Setting up Build and Deploy Pipeline for a .NET Core Console Application
I was given a console application written in .NET Core 2.0 and asked to set up a continuous deployment pipeline using TeamCity and Octopus Deploy. I struggled a bit with some parts, so thought it’s worth putting together a post on how I went about it. If you have a better or different way of doing things, please shout out in the comments below.
At the end of this post, we will have a console application that is automatically deployed to a server and running, anytime a change is pushed to the associated source control repository.
The first three build steps use the .NET CLI to Restore, Build and Publish the application. Thee three steps restore the dependencies of the project, builds it and publishes all the relevant DLL’s into the publish folder.
The published application now needs to be packaged for deployment. In my case, deployments are managed using Octopus Deploy. For .NET projects, the preferred way of packaging for Octopus is using Octopack. However, OctoPack does not support .NET Core projects. The recommendation is to either use dotnet pack or Octo.exe pack. Using the latter I have set up a Command Line build step to pack the contents of the published folder into a zip (.nupkg) file.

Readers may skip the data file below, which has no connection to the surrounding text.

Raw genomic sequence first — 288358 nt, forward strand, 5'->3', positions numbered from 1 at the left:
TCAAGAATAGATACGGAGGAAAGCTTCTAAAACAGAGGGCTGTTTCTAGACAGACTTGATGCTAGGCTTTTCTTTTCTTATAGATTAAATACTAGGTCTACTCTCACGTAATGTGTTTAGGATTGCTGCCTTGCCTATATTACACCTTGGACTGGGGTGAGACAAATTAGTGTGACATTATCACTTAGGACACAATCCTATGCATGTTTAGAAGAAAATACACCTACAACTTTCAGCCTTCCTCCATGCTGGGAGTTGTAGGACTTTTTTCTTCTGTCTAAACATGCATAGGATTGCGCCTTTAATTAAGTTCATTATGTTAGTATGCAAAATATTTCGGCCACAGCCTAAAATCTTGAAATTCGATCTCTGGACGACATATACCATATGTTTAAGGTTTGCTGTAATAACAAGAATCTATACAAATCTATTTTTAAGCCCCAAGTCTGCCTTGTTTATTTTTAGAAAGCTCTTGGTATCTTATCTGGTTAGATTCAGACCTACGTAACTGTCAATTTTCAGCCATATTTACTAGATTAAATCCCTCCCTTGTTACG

octo pack --id ApplicationName --version %build.number% --basePath published-app
The NuGet package is published to the NuGet server used by Octopus. Using the Octopus Deploy: Create Release build step, a new release is triggered in Octopus Deploy.
For the Deploy Package step I have enabled Custom Deployment Scripts and JSON Configuration variables. Under the pre-deployment script, I stop any existing .NET applications. If multiple .NET applications are running on the box, select your application explicitly.
Stop-Process -Name dotnet -Force -ErrorAction SilentlyContinue
Once the package is deployed, the custom script starts up the application.
cd C:\DeploymentFolder Start-Process dotnet .\ApplicationName.dll
With all that set, any time a change is pushed into the source control repository, TeamCity picks that up, build and triggers a deployment to the configured environments in Octopus Deploy. Hope this helps!